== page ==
In this installment of the ‘Agronometrics In Charts’ series, Sarah Ilyas studies the implications of the suspension of avocado imports from Mexico. Each week the series looks at a different horticultural commodity, focusing on a specific origin or topic visualizing the market factors that are driving change.
The US suspension of avocado imports from Mexico is stoking fears of shortages across markets and restaurants within the United States. Mexico accounts for 83% of the USA’s annual supply of Hass avocados, according to the Hass Avocado Board. It is estimated that each person in the US consumes about 8 pounds of avocados every year and with Cinco de Mayo just around the corner, supplies are running tight and inventories are depleting rapidly. Brokers are scrambling, retailers will have shortfalls, and consumers will feel further pain at the checkout line, says Michael Swanson, Wells Fargo’s chief agricultural economist. Even before the suspension, avocado prices had burgeoned to their highest in the last four years. Prices in week 6 were in the ballpark of $50 per package, about double the price recorded in the previous year.
With imports from Mexico halted, there has been a flurry of activity to seek out impromptu solutions. The impending scarcity of Mexican avocados is occurring during the peak season for Tropical Avocados. Dominican Republic Desbry® Tropical Avocados are available in ample supply for immediate shipping; they are grown and distributed by WP Produce Corporation, headquartered in Miami, FL. Tropical Avocados remain green when ripe, are about three times larger than the Hass variety, have a sturdy texture, and stay fresh longer after being cut (slower to oxidize and turn brown). During the last year, peak volumes of 1.3 K tonnes were imported from the Dominican Republic, which, owing to its diverse production areas, altitudes and varieties, has avocados available throughout the year. “We grow and pack Desbry® Tropical Avocados on our sustainable farms and facilities in Florida and the Dominican Republic, depending on the season, and ship throughout North America 365 days a year,” says Christopher Gonzalez, VP of Sales for WP Produce.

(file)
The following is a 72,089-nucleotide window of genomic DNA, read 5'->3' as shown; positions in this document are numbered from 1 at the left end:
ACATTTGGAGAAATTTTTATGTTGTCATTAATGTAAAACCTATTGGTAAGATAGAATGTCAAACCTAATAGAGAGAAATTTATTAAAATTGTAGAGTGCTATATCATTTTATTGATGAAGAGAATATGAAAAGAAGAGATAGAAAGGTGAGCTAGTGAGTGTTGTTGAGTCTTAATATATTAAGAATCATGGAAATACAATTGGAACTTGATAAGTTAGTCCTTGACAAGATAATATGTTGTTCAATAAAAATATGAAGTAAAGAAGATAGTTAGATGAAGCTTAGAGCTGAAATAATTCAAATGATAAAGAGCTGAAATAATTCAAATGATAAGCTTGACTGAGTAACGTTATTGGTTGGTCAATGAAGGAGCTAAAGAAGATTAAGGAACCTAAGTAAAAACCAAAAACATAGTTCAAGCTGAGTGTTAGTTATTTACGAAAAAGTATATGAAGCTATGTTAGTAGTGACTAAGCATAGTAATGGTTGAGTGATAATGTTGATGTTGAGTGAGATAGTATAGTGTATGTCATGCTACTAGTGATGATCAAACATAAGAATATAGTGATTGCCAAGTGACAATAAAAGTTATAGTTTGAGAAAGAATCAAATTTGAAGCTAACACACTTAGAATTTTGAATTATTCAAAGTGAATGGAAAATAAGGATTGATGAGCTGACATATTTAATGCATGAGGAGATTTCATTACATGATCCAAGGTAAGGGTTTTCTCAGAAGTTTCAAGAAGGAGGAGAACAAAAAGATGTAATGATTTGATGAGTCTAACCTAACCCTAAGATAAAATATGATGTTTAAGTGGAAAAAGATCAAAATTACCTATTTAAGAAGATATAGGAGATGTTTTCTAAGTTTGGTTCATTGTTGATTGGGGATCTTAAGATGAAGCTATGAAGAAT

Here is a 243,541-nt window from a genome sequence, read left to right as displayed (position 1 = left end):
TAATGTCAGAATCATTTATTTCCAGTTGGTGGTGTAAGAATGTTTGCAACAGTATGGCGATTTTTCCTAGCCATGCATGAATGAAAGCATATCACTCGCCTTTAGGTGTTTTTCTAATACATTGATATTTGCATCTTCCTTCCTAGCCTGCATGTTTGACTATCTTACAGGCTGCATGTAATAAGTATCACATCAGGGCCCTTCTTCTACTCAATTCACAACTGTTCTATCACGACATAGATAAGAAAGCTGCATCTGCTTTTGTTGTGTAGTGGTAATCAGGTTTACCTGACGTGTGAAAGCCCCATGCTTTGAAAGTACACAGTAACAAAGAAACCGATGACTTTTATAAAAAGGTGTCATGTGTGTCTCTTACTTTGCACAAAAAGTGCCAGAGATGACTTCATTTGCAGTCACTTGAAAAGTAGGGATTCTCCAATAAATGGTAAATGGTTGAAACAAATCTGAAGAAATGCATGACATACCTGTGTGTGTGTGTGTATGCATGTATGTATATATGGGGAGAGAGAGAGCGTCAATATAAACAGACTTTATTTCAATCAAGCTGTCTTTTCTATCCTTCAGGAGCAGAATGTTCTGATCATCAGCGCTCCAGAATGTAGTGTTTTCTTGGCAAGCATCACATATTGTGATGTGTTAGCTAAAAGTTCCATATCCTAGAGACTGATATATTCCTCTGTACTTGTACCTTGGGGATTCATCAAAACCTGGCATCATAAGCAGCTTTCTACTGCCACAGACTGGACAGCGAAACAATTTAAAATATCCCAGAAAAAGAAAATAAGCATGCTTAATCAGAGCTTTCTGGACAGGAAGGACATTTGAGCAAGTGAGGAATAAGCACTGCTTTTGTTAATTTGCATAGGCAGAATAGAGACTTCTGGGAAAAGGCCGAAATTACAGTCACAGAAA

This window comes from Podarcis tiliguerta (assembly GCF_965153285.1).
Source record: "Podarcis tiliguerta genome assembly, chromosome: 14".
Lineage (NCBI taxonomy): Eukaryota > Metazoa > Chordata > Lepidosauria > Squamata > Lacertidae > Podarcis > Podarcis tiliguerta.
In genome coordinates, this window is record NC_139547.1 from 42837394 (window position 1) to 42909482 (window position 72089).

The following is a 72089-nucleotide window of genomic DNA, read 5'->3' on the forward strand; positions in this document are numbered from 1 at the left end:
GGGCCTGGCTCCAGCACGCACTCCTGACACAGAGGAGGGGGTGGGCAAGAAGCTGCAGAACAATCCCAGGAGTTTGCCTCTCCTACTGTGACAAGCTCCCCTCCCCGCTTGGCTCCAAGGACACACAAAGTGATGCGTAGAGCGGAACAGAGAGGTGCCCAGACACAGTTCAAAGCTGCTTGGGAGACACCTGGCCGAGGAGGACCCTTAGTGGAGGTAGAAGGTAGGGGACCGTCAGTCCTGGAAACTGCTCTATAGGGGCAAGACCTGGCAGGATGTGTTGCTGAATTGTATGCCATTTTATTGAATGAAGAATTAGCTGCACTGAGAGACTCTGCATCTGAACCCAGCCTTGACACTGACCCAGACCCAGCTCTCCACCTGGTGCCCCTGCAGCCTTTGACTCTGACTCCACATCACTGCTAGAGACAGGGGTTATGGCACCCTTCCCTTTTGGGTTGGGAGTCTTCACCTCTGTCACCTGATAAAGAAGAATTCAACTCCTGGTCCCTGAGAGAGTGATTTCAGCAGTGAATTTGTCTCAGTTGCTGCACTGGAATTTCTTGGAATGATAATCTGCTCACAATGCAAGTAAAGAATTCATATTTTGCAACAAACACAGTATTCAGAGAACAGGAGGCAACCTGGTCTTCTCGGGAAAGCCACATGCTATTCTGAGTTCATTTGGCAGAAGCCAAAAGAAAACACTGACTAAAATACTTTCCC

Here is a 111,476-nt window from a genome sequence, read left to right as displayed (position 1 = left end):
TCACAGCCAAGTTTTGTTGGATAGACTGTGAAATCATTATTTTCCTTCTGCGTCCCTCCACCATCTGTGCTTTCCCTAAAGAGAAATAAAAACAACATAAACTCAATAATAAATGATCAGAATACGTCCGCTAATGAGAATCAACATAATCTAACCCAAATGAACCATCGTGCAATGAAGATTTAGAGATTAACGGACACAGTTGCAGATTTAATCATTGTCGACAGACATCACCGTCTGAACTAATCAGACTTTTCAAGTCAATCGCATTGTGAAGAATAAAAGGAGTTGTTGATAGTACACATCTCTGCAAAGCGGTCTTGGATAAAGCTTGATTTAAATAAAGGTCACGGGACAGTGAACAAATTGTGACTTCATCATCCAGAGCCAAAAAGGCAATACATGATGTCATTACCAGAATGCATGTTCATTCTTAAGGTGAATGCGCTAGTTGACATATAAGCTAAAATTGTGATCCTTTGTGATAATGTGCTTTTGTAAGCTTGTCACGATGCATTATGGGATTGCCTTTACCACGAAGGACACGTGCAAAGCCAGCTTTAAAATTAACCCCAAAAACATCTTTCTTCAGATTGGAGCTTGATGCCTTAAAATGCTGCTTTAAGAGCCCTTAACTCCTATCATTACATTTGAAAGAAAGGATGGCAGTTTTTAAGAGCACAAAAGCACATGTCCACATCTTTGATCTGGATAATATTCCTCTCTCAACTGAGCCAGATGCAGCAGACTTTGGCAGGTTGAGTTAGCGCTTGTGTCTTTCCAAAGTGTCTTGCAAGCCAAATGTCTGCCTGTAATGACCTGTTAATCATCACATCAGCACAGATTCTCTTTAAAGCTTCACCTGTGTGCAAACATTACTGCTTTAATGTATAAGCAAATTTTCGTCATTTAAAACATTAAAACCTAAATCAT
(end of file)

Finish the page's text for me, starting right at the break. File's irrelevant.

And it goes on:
“The boxes that we used to buy for $30 are now being sold to us for $70, and the larger ones are already selling for more than $100, we would have to sell for at least $120, they’re the last avocados that managed to enter the country before the border closed, and right now they are already being sold like gold.” says Lucy Briones, a spokesperson for ITAMP Food Distributors, which sells fresh produce to restaurants and taquerías in Dallas.
Tropical avocados are savored throughout the East Coast and have recently risen in popularity among chefs and consumers. So far in this season, peak volumes of around 1.4 K tonnes were recorded during week 4. Retailers are striving to diversify the range of their avocado categories and to restock their shelves as avocado supplies from Mexico run dry. According to the California Avocado Commission, Americans consume around 81 million avocados during Cinco de Mayo and with the holiday just a couple of months away, tropical avocados from the Dominican Republic might be able to fill the void left behind by the lack of Mexican avocados, for the time being, at least.
In our ‘In Charts’ series, we work to tell some of the stories that are moving the industry. Feel free to take a look at the other articles by clicking here.
All pricing for domestic US produce represents the spot market at Shipping Point (i.e. packing house/climate controlled warehouse, etc.). For imported fruit, the pricing data represents the spot market at Port of Entry.
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